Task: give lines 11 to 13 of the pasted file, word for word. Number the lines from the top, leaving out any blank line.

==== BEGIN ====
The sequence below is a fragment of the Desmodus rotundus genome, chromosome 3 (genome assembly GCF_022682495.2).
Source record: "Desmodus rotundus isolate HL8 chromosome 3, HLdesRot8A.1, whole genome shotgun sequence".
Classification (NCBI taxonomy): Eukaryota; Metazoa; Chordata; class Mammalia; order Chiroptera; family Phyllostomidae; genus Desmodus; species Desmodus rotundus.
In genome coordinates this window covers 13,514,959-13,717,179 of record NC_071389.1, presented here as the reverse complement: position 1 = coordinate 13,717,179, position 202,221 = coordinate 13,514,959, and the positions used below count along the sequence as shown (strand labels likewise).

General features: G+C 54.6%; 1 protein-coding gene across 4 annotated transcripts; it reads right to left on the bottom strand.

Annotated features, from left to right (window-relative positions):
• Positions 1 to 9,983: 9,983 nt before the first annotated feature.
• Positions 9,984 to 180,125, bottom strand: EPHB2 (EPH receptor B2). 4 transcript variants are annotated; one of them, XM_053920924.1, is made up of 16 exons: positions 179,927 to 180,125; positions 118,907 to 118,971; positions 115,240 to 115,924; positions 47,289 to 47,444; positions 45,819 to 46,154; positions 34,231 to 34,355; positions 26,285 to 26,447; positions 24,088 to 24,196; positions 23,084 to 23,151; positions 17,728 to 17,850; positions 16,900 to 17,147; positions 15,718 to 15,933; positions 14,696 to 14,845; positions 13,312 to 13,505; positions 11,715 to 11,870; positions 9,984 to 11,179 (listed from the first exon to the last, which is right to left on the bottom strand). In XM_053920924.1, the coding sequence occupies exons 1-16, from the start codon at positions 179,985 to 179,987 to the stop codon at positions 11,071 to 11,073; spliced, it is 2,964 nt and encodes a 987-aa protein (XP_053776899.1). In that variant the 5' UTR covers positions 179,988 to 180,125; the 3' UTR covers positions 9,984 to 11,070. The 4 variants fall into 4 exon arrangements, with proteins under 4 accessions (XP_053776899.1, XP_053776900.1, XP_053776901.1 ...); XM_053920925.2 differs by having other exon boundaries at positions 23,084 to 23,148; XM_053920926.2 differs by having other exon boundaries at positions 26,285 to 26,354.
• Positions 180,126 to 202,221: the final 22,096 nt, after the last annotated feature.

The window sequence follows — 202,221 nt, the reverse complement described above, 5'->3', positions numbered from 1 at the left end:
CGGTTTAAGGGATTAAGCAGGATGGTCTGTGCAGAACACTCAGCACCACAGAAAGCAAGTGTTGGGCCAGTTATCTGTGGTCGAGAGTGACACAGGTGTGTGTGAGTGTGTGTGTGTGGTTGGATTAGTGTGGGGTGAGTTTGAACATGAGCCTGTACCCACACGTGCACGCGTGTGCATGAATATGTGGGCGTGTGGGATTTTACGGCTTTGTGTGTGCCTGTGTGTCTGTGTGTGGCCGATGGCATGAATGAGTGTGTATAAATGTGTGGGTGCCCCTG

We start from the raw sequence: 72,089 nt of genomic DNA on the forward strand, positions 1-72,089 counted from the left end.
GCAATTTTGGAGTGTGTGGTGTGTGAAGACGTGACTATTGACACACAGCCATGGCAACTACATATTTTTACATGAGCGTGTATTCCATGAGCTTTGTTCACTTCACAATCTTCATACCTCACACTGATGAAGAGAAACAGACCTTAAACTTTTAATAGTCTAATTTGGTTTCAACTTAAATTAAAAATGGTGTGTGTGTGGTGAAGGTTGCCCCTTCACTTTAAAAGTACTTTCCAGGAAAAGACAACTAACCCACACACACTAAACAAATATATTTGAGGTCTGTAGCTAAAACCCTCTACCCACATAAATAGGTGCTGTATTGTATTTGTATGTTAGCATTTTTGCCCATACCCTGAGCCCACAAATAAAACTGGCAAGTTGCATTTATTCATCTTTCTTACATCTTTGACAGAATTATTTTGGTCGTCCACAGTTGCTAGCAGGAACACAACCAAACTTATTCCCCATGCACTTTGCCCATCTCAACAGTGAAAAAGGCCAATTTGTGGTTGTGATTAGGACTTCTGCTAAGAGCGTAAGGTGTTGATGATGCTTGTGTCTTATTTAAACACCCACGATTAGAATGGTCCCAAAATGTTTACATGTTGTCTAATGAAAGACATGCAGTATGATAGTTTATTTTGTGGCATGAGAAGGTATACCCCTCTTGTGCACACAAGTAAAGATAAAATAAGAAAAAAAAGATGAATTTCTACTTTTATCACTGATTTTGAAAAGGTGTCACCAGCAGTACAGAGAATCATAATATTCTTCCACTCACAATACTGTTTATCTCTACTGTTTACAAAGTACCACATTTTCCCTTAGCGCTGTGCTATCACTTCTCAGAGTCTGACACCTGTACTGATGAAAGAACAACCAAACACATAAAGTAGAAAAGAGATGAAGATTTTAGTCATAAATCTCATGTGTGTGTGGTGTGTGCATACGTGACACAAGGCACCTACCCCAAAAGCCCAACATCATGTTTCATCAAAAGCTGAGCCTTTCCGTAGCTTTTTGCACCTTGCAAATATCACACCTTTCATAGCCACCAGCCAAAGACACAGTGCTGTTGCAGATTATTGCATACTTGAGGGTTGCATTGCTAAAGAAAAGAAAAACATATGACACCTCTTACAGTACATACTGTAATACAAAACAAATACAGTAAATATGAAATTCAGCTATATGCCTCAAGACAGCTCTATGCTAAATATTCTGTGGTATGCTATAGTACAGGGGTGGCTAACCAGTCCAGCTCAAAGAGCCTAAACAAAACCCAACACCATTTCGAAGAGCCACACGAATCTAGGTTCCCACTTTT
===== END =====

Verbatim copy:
CGGTTTAAGGGATTAAGCAGGATGGTCTGTGCAGAACACTCAGCACCACAGAAAGCAAGTGTTGGGCCAGTTATCTGTGGTCGAGAGTGACACAGGTGTGTGTGAGTGTGTGTGTGTGGTTGGATTAGTGTGGGGTGAGTTTGAACATGAGCCTGTACCCACACGTGCACGCGTGTGCATGAATATGTGGGCGTGTGGGATTTTACGGCTTTGTGTGTGCCTGTGTGTCTGTGTGTGGCCGATGGCATGAATGAGTGTGTATAAATGTGTGGGTGCCCCTG

We start from the raw sequence: 72,089 nt of genomic DNA on the forward strand, positions 1-72,089 counted from the left end.
GCAATTTTGGAGTGTGTGGTGTGTGAAGACGTGACTATTGACACACAGCCATGGCAACTACATATTTTTACATGAGCGTGTATTCCATGAGCTTTGTTCACTTCACAATCTTCATACCTCACACTGATGAAGAGAAACAGACCTTAAACTTTTAATAGTCTAATTTGGTTTCAACTTAAATTAAAAATGGTGTGTGTGTGGTGAAGGTTGCCCCTTCACTTTAAAAGTACTTTCCAGGAAAAGACAACTAACCCACACACACTAAACAAATATATTTGAGGTCTGTAGCTAAAACCCTCTACCCACATAAATAGGTGCTGTATTGTATTTGTATGTTAGCATTTTTGCCCATACCCTGAGCCCACAAATAAAACTGGCAAGTTGCATTTATTCATCTTTCTTACATCTTTGACAGAATTATTTTGGTCGTCCACAGTTGCTAGCAGGAACACAACCAAACTTATTCCCCATGCACTTTGCCCATCTCAACAGTGAAAAAGGCCAATTTGTGGTTGTGATTAGGACTTCTGCTAAGAGCGTAAGGTGTTGATGATGCTTGTGTCTTATTTAAACACCCACGATTAGAATGGTCCCAAAATGTTTACATGTTGTCTAATGAAAGACATGCAGTATGATAGTTTATTTTGTGGCATGAGAAGGTATACCCCTCTTGTGCACACAAGTAAAGATAAAATAAGAAAAAAAAGATGAATTTCTACTTTTATCACTGATTTTGAAAAGGTGTCACCAGCAGTACAGAGAATCATAATATTCTTCCACTCACAATACTGTTTATCTCTACTGTTTACAAAGTACCACATTTTCCCTTAGCGCTGTGCTATCACTTCTCAGAGTCTGACACCTGTACTGATGAAAGAACAACCAAACACATAAAGTAGAAAAGAGATGAAGATTTTAGTCATAAATCTCATGTGTGTGTGGTGTGTGCATACGTGACACAAGGCACCTACCCCAAAAGCCCAACATCATGTTTCATCAAAAGCTGAGCCTTTCCGTAGCTTTTTGCACCTTGCAAATATCACACCTTTCATAGCCACCAGCCAAAGACACAGTGCTGTTGCAGATTATTGCATACTTGAGGGTTGCATTGCTAAAGAAAAGAAAAACATATGACACCTCTTACAGTACATACTGTAATACAAAACAAATACAGTAAATATGAAATTCAGCTATATGCCTCAAGACAGCTCTATGCTAAATATTCTGTGGTATGCTATAGTACAGGGGTGGCTAACCAGTCCAGCTCAAAGAGCCTAAACAAAACCCAACACCATTTCGAAGAGCCACACGAATCTAGGTTCCCACTTTT